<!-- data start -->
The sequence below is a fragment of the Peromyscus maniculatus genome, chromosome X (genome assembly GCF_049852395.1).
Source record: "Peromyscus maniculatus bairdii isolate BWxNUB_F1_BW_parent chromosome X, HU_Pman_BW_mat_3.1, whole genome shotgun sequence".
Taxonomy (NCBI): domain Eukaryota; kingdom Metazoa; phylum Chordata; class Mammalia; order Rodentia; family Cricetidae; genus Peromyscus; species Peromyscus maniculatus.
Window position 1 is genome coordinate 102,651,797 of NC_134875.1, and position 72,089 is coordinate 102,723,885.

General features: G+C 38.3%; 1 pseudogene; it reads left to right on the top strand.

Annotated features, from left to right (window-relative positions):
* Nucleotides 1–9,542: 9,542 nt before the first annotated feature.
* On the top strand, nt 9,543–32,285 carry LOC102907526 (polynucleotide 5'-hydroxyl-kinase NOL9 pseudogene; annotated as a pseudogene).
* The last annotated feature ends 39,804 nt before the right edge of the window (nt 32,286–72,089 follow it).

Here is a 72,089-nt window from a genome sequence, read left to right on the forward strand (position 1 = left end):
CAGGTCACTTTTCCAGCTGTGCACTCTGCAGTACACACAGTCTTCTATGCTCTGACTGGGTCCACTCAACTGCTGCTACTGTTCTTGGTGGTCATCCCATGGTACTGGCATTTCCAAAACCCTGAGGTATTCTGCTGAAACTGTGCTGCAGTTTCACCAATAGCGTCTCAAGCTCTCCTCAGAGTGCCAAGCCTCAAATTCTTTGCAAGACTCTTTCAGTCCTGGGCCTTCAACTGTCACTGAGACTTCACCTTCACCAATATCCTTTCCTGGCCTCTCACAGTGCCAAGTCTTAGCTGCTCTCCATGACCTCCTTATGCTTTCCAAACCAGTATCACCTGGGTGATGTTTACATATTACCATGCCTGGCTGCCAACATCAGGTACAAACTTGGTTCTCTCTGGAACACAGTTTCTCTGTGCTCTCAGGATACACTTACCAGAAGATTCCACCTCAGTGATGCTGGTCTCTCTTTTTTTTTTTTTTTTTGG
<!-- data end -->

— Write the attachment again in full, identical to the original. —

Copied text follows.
The sequence below is a fragment of the Peromyscus maniculatus genome, chromosome X (genome assembly GCF_049852395.1).
Source record: "Peromyscus maniculatus bairdii isolate BWxNUB_F1_BW_parent chromosome X, HU_Pman_BW_mat_3.1, whole genome shotgun sequence".
Taxonomy (NCBI): domain Eukaryota; kingdom Metazoa; phylum Chordata; class Mammalia; order Rodentia; family Cricetidae; genus Peromyscus; species Peromyscus maniculatus.
Window position 1 is genome coordinate 102,651,797 of NC_134875.1, and position 72,089 is coordinate 102,723,885.

General features: G+C 38.3%; 1 pseudogene; it reads left to right on the top strand.

Annotated features, from left to right (window-relative positions):
* Nucleotides 1–9,542: 9,542 nt before the first annotated feature.
* On the top strand, nt 9,543–32,285 carry LOC102907526 (polynucleotide 5'-hydroxyl-kinase NOL9 pseudogene; annotated as a pseudogene).
* The last annotated feature ends 39,804 nt before the right edge of the window (nt 32,286–72,089 follow it).

Here is a 72,089-nt window from a genome sequence, read left to right on the forward strand (position 1 = left end):
CAGGTCACTTTTCCAGCTGTGCACTCTGCAGTACACACAGTCTTCTATGCTCTGACTGGGTCCACTCAACTGCTGCTACTGTTCTTGGTGGTCATCCCATGGTACTGGCATTTCCAAAACCCTGAGGTATTCTGCTGAAACTGTGCTGCAGTTTCACCAATAGCGTCTCAAGCTCTCCTCAGAGTGCCAAGCCTCAAATTCTTTGCAAGACTCTTTCAGTCCTGGGCCTTCAACTGTCACTGAGACTTCACCTTCACCAATATCCTTTCCTGGCCTCTCACAGTGCCAAGTCTTAGCTGCTCTCCATGACCTCCTTATGCTTTCCAAACCAGTATCACCTGGGTGATGTTTACATATTACCATGCCTGGCTGCCAACATCAGGTACAAACTTGGTTCTCTCTGGAACACAGTTTCTCTGTGCTCTCAGGATACACTTACCAGAAGATTCCACCTCAGTGATGCTGGTCTCTCTTTTTTTTTTTTTTTTTGG